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Friends of NSCAD mean business at Tuesday's Online Day of Action 

The group is rallying to get the provincial government to look into the unexplained actions of NSCAD’s board of governors.

The Friends of NSCAD group is flooding its social media feeds today in solidarity with the recently dismissed, former president Aoife Mac Namara. - FACEBOOK SCREENSHOT
  • The Friends of NSCAD group is flooding its social media feeds today in solidarity with the recently dismissed, former president Aoife Mac Namara.
  • Facebook screenshot

The Friends of NSCAD group is protesting online today to request that the NSCAD board of governors be fired—and that recently deposed Aoife Mac Namara be reinstated as the president of the institution.

The event, Online Day of Action To Fire The NSCAD Board, comes after the Friends’ petition to oust the current board and reinstate Mac Namara reached over 4,000 signatures. (To catch you up: On June 26, the board dismissed Mac Namara as president—and is yet to give an explanation why.)

Brody Weaver, a member of Friends of NSCAD, says the rally is to ensure that the issue keeps getting attention and keeps applying pressure: “Specifically the board’s employers, to potentially ask them to resign,” they say.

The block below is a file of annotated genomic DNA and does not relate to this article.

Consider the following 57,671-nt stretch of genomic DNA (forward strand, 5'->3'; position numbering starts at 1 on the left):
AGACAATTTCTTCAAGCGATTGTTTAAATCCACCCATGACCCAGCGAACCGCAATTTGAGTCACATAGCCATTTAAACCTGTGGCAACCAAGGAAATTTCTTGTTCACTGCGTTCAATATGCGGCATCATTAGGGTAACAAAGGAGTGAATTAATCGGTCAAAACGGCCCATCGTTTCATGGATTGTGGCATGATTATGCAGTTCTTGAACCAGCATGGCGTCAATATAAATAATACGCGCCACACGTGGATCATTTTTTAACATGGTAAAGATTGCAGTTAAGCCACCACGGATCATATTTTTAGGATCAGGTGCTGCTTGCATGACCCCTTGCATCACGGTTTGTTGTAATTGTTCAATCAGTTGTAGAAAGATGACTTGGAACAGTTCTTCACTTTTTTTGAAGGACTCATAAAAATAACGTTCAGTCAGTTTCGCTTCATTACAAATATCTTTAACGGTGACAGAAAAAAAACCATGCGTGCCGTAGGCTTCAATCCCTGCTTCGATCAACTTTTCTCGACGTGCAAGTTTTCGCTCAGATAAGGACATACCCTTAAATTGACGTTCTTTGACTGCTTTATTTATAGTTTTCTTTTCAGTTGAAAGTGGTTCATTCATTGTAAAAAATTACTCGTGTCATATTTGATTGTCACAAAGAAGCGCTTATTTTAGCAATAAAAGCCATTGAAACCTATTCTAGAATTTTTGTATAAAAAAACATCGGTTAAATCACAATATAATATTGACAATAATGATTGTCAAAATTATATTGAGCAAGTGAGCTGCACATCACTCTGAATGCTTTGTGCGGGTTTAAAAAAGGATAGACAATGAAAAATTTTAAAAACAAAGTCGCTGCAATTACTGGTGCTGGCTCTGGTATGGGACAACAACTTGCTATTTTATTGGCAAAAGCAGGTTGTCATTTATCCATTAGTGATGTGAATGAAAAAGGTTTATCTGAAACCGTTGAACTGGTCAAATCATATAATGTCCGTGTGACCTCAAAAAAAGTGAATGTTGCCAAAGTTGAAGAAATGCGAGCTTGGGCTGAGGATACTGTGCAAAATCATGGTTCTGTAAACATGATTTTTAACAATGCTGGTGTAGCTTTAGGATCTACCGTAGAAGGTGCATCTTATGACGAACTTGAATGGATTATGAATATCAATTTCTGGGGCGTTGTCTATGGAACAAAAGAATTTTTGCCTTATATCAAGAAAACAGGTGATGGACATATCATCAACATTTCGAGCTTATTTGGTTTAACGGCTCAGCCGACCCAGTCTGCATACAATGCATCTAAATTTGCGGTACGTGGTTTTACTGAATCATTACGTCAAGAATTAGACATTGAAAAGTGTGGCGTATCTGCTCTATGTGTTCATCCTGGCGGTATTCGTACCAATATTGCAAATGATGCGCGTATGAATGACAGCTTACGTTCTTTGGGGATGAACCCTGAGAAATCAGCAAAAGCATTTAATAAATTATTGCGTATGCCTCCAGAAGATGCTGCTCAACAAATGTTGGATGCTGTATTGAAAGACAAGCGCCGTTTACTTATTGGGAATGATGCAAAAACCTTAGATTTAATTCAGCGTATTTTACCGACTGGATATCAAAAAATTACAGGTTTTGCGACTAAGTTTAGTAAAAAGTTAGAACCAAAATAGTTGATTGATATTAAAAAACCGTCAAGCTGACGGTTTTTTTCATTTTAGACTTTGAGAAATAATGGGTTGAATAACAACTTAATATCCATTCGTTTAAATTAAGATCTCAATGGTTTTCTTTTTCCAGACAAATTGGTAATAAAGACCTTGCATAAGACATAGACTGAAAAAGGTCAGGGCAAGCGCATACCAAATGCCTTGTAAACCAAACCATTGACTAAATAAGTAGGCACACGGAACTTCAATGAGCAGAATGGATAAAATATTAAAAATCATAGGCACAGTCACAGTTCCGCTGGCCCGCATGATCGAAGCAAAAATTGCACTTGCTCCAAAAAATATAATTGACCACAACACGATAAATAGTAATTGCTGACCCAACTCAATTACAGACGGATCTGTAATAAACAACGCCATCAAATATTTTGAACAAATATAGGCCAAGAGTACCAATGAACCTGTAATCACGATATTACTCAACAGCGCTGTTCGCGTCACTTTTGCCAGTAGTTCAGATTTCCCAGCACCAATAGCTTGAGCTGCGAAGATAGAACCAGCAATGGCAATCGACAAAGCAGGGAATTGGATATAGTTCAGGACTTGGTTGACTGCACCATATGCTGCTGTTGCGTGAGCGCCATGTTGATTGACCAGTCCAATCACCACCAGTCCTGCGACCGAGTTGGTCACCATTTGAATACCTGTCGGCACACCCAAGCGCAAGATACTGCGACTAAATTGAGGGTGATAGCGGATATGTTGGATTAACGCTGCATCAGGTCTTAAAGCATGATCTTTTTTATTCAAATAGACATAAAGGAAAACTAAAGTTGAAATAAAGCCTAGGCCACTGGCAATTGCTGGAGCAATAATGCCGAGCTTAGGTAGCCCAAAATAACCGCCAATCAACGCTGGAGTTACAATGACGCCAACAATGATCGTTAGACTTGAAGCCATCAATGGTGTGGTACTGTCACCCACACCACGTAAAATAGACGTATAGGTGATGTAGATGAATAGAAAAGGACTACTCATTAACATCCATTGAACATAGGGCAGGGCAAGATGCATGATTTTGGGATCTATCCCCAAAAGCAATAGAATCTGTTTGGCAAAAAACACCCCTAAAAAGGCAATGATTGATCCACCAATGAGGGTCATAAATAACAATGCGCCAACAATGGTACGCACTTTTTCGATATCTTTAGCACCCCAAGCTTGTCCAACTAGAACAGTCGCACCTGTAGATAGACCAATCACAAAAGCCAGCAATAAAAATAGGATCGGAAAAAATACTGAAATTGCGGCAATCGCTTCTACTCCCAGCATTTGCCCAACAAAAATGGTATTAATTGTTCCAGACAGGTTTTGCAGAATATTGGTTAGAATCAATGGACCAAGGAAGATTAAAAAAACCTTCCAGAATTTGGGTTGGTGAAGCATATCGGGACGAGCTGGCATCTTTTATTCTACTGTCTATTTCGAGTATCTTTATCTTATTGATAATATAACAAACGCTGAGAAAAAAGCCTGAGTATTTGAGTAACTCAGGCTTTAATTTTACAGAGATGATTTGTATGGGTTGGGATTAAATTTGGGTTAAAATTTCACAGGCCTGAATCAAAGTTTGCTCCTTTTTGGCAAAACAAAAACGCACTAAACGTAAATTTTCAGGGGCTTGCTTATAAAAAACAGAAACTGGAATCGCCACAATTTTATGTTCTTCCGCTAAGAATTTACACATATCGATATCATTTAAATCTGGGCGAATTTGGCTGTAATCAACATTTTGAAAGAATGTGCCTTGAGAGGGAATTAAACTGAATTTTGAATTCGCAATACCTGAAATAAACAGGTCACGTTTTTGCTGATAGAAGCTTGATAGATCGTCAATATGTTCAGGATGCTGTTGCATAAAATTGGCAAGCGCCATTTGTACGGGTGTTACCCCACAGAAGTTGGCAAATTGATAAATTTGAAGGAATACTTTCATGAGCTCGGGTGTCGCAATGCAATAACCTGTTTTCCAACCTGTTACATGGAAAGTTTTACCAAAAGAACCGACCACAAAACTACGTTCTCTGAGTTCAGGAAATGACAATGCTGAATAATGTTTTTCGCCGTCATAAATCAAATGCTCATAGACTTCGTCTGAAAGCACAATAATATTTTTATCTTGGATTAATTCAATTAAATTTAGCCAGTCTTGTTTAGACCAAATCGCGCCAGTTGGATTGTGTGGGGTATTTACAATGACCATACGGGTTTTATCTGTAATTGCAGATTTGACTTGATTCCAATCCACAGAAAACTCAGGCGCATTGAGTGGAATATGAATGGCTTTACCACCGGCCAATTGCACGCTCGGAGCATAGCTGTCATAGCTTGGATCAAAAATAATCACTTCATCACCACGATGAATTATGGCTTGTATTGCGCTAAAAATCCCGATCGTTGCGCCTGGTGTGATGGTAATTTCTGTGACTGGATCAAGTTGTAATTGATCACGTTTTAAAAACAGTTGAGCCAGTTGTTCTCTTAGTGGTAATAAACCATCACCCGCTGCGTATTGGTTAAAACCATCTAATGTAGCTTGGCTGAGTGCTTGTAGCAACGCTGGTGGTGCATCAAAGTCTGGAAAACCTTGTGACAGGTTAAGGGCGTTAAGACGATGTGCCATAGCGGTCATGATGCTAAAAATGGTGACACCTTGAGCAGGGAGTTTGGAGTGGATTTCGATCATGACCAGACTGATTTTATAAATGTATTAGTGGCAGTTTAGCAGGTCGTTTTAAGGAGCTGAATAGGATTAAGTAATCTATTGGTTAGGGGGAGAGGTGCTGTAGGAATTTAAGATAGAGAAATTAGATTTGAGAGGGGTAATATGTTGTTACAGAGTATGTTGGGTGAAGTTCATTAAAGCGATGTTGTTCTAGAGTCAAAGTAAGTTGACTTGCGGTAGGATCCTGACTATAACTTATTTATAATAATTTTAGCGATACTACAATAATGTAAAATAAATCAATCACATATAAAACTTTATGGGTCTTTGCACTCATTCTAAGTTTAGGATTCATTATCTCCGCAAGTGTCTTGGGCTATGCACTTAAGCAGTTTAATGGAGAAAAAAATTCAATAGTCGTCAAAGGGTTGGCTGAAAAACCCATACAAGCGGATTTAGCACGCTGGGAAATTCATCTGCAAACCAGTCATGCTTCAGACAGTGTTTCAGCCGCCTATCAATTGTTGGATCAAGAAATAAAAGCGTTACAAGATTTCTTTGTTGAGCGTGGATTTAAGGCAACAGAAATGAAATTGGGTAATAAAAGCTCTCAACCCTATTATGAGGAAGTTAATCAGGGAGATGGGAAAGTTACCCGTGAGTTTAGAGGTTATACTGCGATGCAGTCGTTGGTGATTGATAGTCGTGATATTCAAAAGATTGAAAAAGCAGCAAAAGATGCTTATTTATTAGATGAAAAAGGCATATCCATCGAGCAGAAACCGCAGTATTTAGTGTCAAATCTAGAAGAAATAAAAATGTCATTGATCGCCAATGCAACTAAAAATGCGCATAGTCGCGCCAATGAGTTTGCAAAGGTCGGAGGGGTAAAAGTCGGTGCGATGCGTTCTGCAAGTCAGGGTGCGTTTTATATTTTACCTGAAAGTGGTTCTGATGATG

The rally was originally planned as a gathering at the NSCAD Fountain Campus and a short march. However, as a post at FON’s Facebook page says, due to the “extreme heat warning, we have decided to postpone the physical rally and focus on online actions. ”

Instead, FON has created an online action plan, dubbed "six acts of resistance in 60 minutes." The schedule of online happenings includes things like sending emails to the premier and to ministers, asking for an investigation into the board’s behaviour and for Mac Namara to be reinstated; posting photos online and tagging Friends of NSCAD; and, as FON puts it, "calling the Department of Labour and Advanced Education to request a meeting with the minister concerning NSCAD’s crisis."

FON members hope these actions will at least convince the board to explain the decisions behind
Mac Namara's dismissal. Weaver says if after the protest the members of the board don’t resign, they hope the provincial ministers interfere with the issue at hand: “And kind of hold at least the governors in council that they have elected, accountable.”

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